A Melbourne law firm is bringing a class action against the government for its widely criticised robodebt scheme.

Since July 2016, Centrelink has issued automated debt notices to welfare recipients based on an algorithm that matched ATO data with reported income.

The formula averaged an individual’s fortnightly income from their yearly earnings, then compared that figure to their income reported to Centrelink each fortnight.

According to Gordon Legal, the lawsuit will question whether it was unjust for the government to make financial claims against welfare recipients, and if the hundreds of thousands of debt notices were issued legally.

Lawyer Peter Gordon said the scheme has been poorly administered.

“According to the government’s own figures, one in five of the people targeted, and the debts raised in this robodebt process, have been mistaken causing of course not just financial distress but pain and hardship to over 160,000 people,” he said.

Former Opposition Leader, Bill Shorten, announced the class action on Tuesday.

“When people receive a debt notice with no explanation of why they owe it to the government, and they actually fight the government, this government has been quietly settling the claims and not proving the legal basis upon which these robotdebt letters are sent out to people,” Shorten said.

Minister for Government Services, Stuart Robert, called the lawsuit a “political stunt” and defended the scheme.

“We have not received any comment from the department saying anything other than that what we are doing is lawful,” he said.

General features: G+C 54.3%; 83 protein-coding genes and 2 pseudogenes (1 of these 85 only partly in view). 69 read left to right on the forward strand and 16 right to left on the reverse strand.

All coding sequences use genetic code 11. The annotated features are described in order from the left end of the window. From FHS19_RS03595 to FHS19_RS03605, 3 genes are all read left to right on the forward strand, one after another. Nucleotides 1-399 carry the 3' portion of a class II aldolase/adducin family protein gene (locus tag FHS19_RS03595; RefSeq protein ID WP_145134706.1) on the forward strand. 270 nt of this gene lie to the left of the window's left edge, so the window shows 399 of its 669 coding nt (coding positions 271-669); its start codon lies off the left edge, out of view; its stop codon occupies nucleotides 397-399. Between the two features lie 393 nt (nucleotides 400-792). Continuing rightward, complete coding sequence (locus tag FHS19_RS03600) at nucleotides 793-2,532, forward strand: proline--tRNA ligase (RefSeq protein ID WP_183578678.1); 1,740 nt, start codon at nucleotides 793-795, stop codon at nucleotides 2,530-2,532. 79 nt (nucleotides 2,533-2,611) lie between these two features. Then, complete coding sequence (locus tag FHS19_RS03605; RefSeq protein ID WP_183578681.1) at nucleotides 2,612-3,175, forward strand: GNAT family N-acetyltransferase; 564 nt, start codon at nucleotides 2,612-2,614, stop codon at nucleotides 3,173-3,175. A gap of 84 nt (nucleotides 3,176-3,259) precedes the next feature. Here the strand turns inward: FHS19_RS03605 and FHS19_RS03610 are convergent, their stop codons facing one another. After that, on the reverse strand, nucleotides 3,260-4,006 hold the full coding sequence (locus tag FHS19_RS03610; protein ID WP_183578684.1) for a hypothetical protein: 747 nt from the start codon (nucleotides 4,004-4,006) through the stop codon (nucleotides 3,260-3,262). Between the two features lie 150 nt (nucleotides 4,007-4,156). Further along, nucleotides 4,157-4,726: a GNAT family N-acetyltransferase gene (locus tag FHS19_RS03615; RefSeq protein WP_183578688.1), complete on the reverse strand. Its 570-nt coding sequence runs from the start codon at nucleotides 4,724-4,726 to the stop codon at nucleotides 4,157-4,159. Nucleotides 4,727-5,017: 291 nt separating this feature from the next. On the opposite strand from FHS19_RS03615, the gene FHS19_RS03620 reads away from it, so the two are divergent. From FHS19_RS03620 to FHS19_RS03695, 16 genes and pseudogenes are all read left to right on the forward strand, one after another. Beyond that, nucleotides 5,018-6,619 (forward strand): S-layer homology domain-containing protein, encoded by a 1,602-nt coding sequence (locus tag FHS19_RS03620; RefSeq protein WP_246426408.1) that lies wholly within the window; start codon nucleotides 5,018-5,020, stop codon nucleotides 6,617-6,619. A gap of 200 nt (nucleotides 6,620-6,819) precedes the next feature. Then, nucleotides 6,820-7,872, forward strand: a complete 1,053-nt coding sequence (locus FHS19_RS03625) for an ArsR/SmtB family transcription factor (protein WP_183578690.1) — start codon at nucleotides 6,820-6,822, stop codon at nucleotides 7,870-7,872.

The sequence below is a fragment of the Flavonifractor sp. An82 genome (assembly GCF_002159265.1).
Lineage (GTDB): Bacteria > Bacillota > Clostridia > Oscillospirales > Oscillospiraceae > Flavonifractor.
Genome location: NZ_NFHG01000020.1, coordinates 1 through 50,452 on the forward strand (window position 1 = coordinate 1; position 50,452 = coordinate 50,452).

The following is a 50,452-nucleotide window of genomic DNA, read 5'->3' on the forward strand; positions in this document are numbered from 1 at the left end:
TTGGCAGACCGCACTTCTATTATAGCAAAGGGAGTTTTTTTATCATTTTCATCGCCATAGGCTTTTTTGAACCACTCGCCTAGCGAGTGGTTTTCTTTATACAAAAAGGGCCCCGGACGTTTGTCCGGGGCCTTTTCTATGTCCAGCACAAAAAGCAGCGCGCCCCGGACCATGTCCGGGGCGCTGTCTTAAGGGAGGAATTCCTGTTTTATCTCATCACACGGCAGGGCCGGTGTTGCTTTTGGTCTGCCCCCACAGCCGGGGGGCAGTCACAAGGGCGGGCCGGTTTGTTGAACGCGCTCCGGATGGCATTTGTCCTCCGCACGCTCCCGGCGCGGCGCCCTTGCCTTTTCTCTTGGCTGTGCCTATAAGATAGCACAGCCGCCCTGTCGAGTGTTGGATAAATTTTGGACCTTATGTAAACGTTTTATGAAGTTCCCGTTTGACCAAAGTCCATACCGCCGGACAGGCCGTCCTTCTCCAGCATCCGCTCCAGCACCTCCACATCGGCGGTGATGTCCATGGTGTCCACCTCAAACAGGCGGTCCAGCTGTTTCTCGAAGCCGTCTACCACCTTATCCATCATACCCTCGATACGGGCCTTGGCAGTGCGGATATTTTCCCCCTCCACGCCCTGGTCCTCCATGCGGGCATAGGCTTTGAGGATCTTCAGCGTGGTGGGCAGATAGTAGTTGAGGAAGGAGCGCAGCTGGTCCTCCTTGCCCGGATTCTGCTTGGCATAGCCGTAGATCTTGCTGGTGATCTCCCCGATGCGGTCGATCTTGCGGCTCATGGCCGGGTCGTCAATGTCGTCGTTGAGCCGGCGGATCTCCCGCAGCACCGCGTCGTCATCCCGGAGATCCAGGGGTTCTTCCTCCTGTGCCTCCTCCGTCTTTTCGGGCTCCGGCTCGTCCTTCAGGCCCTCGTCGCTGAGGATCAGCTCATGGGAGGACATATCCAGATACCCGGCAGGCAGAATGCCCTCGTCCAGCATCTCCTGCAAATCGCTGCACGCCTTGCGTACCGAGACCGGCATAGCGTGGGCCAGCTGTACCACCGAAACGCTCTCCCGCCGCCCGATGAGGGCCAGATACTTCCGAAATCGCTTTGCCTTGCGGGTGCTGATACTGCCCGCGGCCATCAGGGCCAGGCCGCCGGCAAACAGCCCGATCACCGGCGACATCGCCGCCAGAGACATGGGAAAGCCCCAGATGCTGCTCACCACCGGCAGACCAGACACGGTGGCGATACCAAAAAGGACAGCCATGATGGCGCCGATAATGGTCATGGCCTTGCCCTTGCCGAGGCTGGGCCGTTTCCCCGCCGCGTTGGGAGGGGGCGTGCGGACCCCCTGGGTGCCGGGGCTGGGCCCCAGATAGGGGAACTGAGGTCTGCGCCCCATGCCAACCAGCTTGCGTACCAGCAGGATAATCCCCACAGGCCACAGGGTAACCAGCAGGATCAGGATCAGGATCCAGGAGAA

“Citizens at any point have the opportunity to bring forward documents to show that the income they reported to Centrelink matches or explains the discrepancy between what’s been reported in their tax return.”

But Gordon said the government’s expectations are unreasonable.

“The commonwealth targeted benefits paid up to five, six and even seven years earlier, and put the onus on people to re-prove their entitlements, even though in that intervening period the commonwealth’s own website advised people that they only had to hold onto their employment records – now crucial pieces of evidence in these cases – for six months.”

Lawyers will seek to have the government pay back the money it ‘recovered’ from welfare recipients, along with additional fees charged for the initial debt recovery.

An example of a debt notification. Source: Gordon Legal

The robodebt scheme has produced very public examples of unnecessary hardship. In one instance, a woman received a call from Centrelink asking that her son – who received a disability pension until he died – owed a $6,700 debt.

Another person, who received a notice for $25,000 in debt, said in a submission to the Not My Debt website, that the notice left them feeling like they were tricked into a false sense of security.

“It feels like a bad dream and not something that should be happening in a country like ours,” the person said.

“Vulnerable people are being made to feel like criminals. An agency which is supposed to care is offering assistance with one hand and taking it back and some more with the other hand.

“I am happy to pay back anything I owe but I have zero trust that the amount owing is correct.”